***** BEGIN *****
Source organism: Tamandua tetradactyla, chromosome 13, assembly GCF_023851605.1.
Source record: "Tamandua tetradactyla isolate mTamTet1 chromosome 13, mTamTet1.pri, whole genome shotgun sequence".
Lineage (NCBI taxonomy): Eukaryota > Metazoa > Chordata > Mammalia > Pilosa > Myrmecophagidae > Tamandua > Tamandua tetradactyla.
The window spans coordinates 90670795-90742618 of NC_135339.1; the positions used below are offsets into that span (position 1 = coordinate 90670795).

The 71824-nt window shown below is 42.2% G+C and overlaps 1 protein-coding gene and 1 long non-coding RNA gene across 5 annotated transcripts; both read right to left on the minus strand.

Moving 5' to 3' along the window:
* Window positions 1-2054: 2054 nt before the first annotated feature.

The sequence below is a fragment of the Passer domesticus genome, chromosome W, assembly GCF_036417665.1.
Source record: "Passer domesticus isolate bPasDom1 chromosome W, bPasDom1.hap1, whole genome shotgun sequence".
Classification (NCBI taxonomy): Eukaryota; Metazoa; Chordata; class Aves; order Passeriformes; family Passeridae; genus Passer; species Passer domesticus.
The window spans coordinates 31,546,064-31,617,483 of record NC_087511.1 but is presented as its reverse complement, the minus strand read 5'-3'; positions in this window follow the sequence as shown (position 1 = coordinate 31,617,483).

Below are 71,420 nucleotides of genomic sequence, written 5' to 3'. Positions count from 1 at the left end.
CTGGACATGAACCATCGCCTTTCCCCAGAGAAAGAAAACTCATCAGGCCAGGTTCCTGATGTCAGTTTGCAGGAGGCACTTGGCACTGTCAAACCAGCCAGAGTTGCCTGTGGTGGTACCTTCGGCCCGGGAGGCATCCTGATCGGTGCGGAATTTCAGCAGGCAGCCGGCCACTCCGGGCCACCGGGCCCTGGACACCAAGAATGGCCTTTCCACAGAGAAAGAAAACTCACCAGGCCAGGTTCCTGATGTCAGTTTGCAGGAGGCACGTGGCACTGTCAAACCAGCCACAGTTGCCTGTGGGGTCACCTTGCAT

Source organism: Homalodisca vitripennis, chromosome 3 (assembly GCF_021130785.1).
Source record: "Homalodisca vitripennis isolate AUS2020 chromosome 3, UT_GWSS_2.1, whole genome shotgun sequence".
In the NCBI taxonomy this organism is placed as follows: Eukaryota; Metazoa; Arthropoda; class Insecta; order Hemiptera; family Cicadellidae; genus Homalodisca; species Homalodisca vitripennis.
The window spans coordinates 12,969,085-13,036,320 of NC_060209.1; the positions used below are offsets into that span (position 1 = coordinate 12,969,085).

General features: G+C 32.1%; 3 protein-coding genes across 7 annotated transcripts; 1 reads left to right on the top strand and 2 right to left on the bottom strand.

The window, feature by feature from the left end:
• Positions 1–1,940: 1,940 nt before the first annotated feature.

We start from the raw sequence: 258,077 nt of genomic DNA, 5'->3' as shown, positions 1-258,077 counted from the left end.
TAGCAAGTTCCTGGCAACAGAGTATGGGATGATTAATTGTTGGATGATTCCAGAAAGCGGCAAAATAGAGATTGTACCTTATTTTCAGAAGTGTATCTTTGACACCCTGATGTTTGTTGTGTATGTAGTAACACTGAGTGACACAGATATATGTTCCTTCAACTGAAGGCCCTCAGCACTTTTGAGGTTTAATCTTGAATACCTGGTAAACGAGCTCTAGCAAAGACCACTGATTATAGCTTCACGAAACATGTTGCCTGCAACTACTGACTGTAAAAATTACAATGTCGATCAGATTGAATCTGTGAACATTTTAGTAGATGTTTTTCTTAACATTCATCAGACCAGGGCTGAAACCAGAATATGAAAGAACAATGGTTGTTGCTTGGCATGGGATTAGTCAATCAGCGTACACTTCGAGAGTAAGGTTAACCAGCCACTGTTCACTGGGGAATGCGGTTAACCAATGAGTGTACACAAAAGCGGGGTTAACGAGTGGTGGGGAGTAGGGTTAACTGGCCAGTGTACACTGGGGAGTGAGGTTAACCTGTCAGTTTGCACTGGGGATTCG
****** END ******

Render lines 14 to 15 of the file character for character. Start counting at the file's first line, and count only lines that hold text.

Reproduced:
Source organism: Homalodisca vitripennis, chromosome 3 (assembly GCF_021130785.1).
Source record: "Homalodisca vitripennis isolate AUS2020 chromosome 3, UT_GWSS_2.1, whole genome shotgun sequence".